The UK government is being urged to provide more funds to help accommodate people fleeing Afghanistan.
Many councils have complained that they do not have sufficient housing stock to welcome all the new arrivals.
A number of councils are asking private landlords with empty properties that could be used to home Afghan refugees to come forward.
Maidstone Borough Council is among a host of local authorities looking for self-contained properties with at least a six-month tenancy to help fulfil their commitment to supporting Afghan nationals arriving in the UK.
Cllr David Burton, leader of Maidstone Borough Council, said: “We are doing all we can to help these desperate people and are appealing to all landlords who can help to contact us.
“These extra properties are needed in addition to our usual housing requirements for local people who need accommodation as we do not have any extra availability in our current existing housing stock.”
There are three different routes for Afghans escaping the conflict: claiming asylum, the Afghan relocations and assistance policy (Arap) and the Afghan citizens resettlement scheme, which has not yet started.
Some councils have questioned whether the £5m fund for Arap housing costs – for people employed by or linked to the British government in Afghanistan – will be sufficient. They have called for this support to last for five years rather than 12 months.
Steve Cowan, the leader of Hammersmith and Fulham council in west London, told the press: “Councils like ours stand by ready to assist Afghan refugees and are already doing so but we need the government to come forward with a comprehensive scheme that joins up the approach across government departments providing sufficient financial and organisational support.”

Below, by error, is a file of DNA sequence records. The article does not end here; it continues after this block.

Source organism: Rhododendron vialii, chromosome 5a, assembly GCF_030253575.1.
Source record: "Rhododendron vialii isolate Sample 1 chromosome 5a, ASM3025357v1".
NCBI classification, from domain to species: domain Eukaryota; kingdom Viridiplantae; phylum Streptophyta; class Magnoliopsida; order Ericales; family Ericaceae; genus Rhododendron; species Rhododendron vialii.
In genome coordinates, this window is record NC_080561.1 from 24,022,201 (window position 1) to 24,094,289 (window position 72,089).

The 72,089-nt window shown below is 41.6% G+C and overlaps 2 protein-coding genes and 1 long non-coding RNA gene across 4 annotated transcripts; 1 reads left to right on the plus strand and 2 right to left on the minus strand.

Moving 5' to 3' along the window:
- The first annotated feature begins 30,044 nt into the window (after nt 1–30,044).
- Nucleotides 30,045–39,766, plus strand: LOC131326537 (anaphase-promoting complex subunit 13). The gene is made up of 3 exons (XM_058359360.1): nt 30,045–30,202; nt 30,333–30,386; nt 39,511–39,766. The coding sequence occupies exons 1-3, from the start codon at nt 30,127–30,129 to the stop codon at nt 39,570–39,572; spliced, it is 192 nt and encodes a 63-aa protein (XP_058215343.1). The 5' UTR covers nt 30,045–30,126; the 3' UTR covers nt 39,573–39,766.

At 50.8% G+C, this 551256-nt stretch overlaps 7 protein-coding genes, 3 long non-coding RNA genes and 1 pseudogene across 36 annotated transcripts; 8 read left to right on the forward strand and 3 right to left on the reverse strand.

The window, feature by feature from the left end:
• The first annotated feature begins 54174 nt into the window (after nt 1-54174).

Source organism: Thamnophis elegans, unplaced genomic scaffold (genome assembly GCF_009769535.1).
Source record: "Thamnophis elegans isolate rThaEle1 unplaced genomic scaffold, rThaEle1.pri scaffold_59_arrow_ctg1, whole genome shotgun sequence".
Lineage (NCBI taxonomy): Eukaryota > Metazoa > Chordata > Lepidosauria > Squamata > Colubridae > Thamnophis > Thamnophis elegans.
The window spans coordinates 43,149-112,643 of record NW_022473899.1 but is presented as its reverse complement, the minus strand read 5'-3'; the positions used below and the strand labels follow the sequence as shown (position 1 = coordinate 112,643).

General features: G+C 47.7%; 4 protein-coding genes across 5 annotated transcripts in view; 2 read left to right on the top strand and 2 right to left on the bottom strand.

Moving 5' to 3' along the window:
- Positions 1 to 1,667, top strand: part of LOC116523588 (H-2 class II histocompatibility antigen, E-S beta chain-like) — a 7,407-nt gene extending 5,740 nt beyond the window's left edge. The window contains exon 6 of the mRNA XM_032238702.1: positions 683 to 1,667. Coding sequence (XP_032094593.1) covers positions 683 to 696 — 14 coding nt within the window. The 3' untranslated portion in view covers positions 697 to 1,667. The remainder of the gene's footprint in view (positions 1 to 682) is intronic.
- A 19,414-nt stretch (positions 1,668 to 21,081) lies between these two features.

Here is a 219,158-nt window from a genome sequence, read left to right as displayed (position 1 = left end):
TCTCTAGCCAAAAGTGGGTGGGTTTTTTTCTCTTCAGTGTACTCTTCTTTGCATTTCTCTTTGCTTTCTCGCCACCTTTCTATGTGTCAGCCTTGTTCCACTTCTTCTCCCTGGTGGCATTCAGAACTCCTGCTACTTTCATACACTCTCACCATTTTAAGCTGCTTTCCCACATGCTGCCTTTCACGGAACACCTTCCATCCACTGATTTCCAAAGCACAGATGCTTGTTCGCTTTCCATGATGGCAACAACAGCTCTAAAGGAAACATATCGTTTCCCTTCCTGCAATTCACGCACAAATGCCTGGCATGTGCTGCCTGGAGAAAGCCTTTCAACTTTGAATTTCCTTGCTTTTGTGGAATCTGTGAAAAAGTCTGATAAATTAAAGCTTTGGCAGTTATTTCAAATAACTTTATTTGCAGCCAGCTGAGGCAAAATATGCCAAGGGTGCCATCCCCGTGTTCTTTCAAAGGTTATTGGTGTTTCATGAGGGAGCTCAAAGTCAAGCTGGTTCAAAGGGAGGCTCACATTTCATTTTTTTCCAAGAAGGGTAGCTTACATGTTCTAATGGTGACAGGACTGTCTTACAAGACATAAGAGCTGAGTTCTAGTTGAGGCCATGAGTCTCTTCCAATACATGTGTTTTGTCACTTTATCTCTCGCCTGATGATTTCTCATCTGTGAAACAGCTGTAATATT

He added: “The £5m housing fund the government has offered all councils will be insufficient to meet the difference between rent prices and the benefit cap. That should be increased and apply for five years rather than the current one year if we’re to get private landlords to take on the necessary tenancies.
“Sufficient funding for healthcare, integration, education support, and employment training needs to be part of the scheme. It needs to recognise the pressures already felt in local communities relying on services or needing affordable housing.”
Fleur Anderson, the MP for Putney in Wandsworth, south London, who is trying to help about 130 UK Afghan constituents get family members out of Afghanistan, has urged the government to ensure the Afghan scheme works more quickly than the Syrian vulnerable persons resettlement scheme that she was involved with.
“In that scheme many Syrians were left in camps in Jordan for years,” she told The Guardian.
“Not only accommodation but also community support is needed as soon as possible,” she added.